Third Quarter Begins with Dramatic Dollar Appreciation and Stock Market Losses

July 2, 2018

The dollar strengthened 1.1% versus the peso and kiwi, 0.8% relative to the yuan and Australian dollar, 0.7% against the euro and sterling, 0.6% vis-a-vis the Swiss franc, 0.4% against the loonie but just 0.1% versus the yen.

Share prices slumped 2.5% in China, 2.4% in South Korea, and 2.2% in Japan as well as 0.9% in both Indonesia and Singapore. Share prices are down so far in Europe by 1.2% in Greece, 1.0% in the U.K., 0.8% in Italy and France, 0.7% in Switzerland and 0.4% in Germany. Financials led a 0.5% drop in the DOW at the open.

Both gold and oil prices have dropped 0.5%.

10-year sovereign debt yields have been comparatively stable, with 1-basis point declines in the U.S. and Japan, a 2-bps dip in British gilts, but a 1-bp uptick in German bunds.

June manufacturing purchasing managers survey results generally highlight a widening divergence between the U.S. and Europe, accelerating inflation around the world, tangible evidence that trade war fears are adversely impacting economic conditions and business sentiment.

Euroland’s PMI index sank a full point to an 18-month low of 54.9. The German, Austrian, French and Dutch surveys indicated the weakest expansions in 18, 18, 16 and 9 months. Business sentiment worsened to a 31-month low in the common currency area.

Factory PMI readings in Asia rose in Japan to a 2-month high of 53.0, in India to a 6-month high of 53.1, in South Korea to a 4-month high but still sub-neutral 49.8, in Vietnam to an 87-month high of 55.7, and in Taiwan to a 2-month high of 54.5. But there were lower PMI scores last month than in May for China of only 51.0, Indonesia of 50.3, the Philippines of 52.9, Thailand of 50.2, and Singapore of 52.5.

Australia’s two manufacturing PMI compilations sent conflicting signals, with the CBA index rising 2.8 points to a 4-month high of 55.0 but the AIG PMI dropping 0.1 to a 7-month low of 57.4.

Poland’s manufacturing PMI swung from a 9-month low of 53.3 in May to a 5-month high in June of 54.2. Russia’s manufacturing PMI posted consecutive sub-50 readings for the first time since May 2016. Readings under 50 imply a contraction of factory activity. The Czech PMI rose 0.3 to a 2-month high of 56.8.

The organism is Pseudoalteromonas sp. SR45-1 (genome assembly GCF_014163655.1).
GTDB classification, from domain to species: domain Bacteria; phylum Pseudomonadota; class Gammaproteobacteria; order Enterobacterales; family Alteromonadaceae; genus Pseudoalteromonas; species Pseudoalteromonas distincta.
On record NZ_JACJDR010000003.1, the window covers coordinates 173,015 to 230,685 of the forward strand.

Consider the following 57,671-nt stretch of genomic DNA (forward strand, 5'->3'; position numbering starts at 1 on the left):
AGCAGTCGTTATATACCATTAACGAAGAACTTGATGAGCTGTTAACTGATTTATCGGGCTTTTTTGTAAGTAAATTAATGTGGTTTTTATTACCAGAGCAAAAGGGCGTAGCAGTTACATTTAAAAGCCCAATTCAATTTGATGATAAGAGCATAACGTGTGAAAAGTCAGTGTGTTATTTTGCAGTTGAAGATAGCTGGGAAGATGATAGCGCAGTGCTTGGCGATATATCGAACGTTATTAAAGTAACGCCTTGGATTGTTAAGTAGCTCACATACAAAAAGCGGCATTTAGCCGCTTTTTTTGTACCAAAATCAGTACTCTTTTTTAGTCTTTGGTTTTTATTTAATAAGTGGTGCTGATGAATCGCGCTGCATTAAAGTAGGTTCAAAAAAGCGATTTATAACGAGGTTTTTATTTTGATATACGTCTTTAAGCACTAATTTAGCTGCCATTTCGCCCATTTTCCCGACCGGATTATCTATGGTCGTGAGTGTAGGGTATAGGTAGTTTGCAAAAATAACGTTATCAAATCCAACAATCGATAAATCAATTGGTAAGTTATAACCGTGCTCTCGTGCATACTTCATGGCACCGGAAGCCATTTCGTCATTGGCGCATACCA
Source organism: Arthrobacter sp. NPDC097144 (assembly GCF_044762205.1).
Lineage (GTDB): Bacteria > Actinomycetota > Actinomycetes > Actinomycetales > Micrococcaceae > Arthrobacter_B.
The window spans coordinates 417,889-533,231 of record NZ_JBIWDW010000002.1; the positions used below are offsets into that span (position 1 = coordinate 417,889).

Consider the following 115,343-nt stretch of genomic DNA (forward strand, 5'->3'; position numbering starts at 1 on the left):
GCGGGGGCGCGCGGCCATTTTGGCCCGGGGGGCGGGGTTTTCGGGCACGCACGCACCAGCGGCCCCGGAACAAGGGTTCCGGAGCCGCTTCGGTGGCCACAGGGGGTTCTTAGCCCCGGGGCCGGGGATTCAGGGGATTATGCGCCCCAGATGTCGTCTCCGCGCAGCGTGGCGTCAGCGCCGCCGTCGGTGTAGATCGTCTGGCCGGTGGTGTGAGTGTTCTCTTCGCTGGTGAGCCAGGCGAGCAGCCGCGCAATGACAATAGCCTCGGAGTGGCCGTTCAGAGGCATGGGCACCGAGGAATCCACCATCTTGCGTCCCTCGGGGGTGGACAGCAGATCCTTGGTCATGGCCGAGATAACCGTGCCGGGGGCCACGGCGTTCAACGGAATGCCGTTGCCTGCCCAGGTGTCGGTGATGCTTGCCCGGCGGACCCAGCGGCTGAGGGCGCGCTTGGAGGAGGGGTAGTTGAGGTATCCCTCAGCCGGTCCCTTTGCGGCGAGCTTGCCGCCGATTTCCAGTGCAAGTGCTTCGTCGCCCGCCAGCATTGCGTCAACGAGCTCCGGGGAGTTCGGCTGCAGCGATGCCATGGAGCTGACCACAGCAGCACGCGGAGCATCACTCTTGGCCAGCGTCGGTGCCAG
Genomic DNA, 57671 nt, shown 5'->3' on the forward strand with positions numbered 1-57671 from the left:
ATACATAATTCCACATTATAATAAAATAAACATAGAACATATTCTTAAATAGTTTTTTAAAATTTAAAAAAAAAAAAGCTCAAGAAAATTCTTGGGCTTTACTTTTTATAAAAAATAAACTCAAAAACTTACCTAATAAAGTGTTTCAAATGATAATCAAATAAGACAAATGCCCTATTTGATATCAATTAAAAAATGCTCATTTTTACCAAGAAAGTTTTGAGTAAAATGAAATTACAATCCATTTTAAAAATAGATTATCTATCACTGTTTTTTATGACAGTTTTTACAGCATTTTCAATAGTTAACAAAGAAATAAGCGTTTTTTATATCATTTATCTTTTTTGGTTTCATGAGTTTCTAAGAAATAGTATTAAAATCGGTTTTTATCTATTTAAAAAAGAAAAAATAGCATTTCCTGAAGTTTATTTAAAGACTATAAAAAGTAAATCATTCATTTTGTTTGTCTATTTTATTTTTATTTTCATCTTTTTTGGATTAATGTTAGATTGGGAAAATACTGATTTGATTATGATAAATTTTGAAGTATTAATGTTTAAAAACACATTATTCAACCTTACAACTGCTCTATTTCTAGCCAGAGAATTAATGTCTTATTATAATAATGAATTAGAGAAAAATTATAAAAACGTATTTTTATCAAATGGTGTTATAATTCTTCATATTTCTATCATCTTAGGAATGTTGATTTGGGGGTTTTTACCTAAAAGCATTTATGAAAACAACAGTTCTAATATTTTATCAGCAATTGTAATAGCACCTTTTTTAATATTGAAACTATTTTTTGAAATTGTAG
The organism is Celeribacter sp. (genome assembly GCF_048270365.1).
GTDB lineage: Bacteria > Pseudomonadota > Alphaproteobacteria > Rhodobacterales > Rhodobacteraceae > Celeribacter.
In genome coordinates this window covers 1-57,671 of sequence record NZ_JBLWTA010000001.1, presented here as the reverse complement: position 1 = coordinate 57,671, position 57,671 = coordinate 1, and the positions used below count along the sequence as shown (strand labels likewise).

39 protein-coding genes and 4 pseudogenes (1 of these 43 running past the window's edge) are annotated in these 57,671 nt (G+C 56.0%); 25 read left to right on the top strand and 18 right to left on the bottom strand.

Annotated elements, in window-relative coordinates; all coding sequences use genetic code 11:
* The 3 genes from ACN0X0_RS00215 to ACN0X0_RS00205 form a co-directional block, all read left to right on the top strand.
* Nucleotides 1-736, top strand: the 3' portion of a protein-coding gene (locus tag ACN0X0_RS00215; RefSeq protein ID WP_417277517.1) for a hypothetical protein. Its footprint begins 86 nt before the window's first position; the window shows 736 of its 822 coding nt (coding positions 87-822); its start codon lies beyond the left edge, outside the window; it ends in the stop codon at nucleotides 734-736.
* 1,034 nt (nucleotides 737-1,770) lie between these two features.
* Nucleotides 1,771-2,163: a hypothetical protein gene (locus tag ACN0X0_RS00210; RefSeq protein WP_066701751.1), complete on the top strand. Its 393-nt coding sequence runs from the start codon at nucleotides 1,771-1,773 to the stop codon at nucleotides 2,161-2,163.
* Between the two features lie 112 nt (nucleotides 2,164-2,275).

Britain’s PMI ticked 0.1 higher to a 3-month high of 54.4 in June, but the second-quarter average was the lowest in six quarters. The Swedish PMI worsened to a 22-month low of 54.2, while the Swiss PMI fell 0.8 to a 3-month low of 61.6.

For.  the United States, the Institute of Supply Management’s manufacturing purchasing managers index of 60.2 was 1.5 points higher in June than May’s reading. It was also at a 4-month high and above the 12-month average score of 59.0. But IHS’s U.S. PMI fell a full point to a 4-month low of 55.4.

The Bank of Japan published results of its second quarter corporate survey, known as the Tankan. It showed a weakening of business sentiment among large and small manufacturers and small non-manufacturers but a one-point improvement in the sentiment index for large non-manufacturers. Even in that case, retailers reported worse conditions. Sentiment has been hurt by trade war fears and a strong yen. Yet, first increased their investment plans for this fiscal year quite substantially.

Euroland’s unemployment rate stayed unchanged at 8.4% in May. Such compares to 9.2% a year earlier.

Japanese motor vehicle sales recorded their largest on-year decline of the first half of 2018 during June, a drop of 7.9%. That followed a 0.6% on-year downtick in May.

Swiss retail sales recorded a monthly volume decline of 1.3% in May and a dip of 0.1% from May 2017.

U.S. construction spending rose 0.4% in May. The increase between February and May also was 0.4%.

Indonesian CPI inflation of 3.12% last month (2.7% core) was little changed from the pace in May.

Polish CPI inflation climbed to 1.9% in June from 1.7% in May.

Copyright 2018, Larry Greenberg. All rights reserved. No secondary distribution without express permission.


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